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Me & Orson Welles Review

Movies.com Critics

3.5

Dave White Profile

Him + Welles = Welles Read full review

2.0

Jen Yamato Profile

Tamer than a high school musical. Read full review

Other Critics provided by Metacritic.com

Critics scores range from 0 to 100, with higher scores indicating more favorable reviews.

  • 4.0
    73

    out of 100

    Metascore®
    Generally favorable reviews
    based on a weighted average of all
    critic review scores.

  • 100

    out of 100

    Chicago Sun-Times Roger Ebert

    The impersonation of Welles by Christian McKay in Me and Orson Welles is the centerpiece of the film, and from it, all else flows. We can almost accept that this is the Great Man.

    Read Full Review

  • 60

    out of 100

    Wall Street Journal Joe Morgenstern

    Mr. McKay is in his mid-30s, and doesn't conceal it, so what's the point? By taking the KIND out of WUNERKIND, the movie also removes the WUNDER.

    Read Full Review

  • 63

    out of 100

    USA Today Claudia Puig

    McKay's performance is a revelation. He nails Welles' imperiousness, charm and vocal cadences, and even bears a strong resemblance to the iconic actor/director. He is thoroughly convincing as Welles and electrifies the screen when he's on it.

    Read Full Review

  • 67

    out of 100

    Entertainment Weekly Owen Gleiberman

    Has so little fire that Welles himself would have wondered out loud what he was doing stuck in the middle of it.

    Read Full Review

  • 70

    out of 100

    The Hollywood Reporter Kirk Honeycutt

    Christian McKay's impersonation of young Orson Welles is sensational in this enjoyable, though slight, historical fiction about a teen who spends a memorable week with the legendary wonder.

    Read Full Review

  • See all Me & Orson Welles reviews at Metacritic.com

For Families provided by Common Sense Media

OK for kids 14+

Breezy period film not meant for tween Zac Efron fans.

What Parents Need to Know

Parents need to know that this 1937-set Zac Efron showbiz dramedy from Dazed and Confused director Richard Linklater is a world away from High School Musical (though Efron does sing). It tackles mature themes -- including infidelity and opportunism -- that aren't age-appropriate for Efron’s tween fan base, and the movie's initially slowish pace may turn off even some older fans. But when things get going, the movie is breezy fun for those who appreciate showbiz history. Expect some strong language (including "s--t"), a bit of drinking and smoking, and references to sex (though nothing graphic is shown).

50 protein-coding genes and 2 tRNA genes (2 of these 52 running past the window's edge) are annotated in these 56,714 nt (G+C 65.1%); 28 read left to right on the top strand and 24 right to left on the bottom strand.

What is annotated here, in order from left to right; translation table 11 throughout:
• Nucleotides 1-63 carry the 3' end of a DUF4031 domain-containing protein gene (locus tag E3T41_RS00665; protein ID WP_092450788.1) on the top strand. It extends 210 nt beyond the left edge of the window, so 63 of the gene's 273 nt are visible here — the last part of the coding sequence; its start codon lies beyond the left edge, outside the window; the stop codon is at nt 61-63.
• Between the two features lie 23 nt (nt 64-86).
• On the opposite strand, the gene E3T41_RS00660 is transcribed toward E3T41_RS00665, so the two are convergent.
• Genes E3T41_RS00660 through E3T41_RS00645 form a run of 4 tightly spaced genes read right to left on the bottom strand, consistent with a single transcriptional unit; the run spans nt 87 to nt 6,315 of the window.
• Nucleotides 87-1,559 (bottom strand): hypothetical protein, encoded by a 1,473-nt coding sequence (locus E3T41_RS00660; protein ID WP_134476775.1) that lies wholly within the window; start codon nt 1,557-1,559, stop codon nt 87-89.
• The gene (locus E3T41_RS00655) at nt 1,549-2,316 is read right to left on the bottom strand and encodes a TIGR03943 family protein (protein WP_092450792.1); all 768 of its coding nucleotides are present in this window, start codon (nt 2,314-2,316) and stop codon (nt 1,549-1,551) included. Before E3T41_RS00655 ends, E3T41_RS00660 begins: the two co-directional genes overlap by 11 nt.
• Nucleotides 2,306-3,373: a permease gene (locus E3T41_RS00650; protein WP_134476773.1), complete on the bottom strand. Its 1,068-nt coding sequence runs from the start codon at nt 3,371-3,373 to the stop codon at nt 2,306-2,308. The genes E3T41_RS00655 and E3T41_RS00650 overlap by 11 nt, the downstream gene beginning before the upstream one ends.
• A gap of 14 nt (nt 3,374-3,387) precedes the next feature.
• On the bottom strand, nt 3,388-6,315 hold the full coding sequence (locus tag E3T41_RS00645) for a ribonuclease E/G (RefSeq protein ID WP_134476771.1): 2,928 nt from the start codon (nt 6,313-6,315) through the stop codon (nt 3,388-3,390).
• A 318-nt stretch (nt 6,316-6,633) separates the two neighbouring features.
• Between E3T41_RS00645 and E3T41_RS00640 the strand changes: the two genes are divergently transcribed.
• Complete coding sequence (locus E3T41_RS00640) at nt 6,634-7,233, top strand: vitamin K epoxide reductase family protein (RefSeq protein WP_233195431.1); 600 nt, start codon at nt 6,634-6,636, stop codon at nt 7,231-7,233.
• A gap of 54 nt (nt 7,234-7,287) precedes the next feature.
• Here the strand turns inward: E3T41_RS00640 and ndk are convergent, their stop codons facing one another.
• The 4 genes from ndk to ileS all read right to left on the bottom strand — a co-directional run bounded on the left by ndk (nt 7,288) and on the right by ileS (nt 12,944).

• Families can talk about how the movie compares to other coming-of-age stories. What does Richard learn from Orson Welles -- and about himself?
  • Who do you think the movie is intended to appeal to? Does it succeed?
  • Why doesn't Richard feel like high school is big enough to contain him? Is he being fanciful, or is he right?

The good stuff
  • message true2

    Messages: The underlying message is that fame and stardom don't measure up to love and learning. But it takes a while for the main character to discover this, and others don’t at all.

  • rolemodels true0

    Role models: A mixed bag. Main character Richard has a can-do attitude that’s hard not to like, though his bravado borders on arrogance. He also skips school and dismisses his mother's concerns. Welles is an egomaniac, but his outsized talent clearly helps others forgive his flaws. And Sonja is so hungry for success that she’s willing to break hearts if it means that she'll make her way into a bigger and better world.

What to watch for
  • violence false1

    Violence: Men argue over a girl; a stage carpenter grows irate with a director, and they nearly come to blows.

  • sex false2

    Sex: A man and a woman spend the night together together; later, she beds another guy, which angers the other (no nudity is shown). Men discuss ways to seduce women and make a bet on which one of them will manage to sleep with a specific woman first. A married actor cheats on his pregnant wife.

  • language false3

    Language: A fair amount of swearing, including “sons of bitches,” “bastard” and “s--t.”

  • consumerism false1

    Consumerism: Mention of Wheaties.

  • drugsalcoholtobacco false2

    Drinking, drugs and smoking: Social drinking; a high school senior downs a glass of wine and smokes a Cuban cigar.

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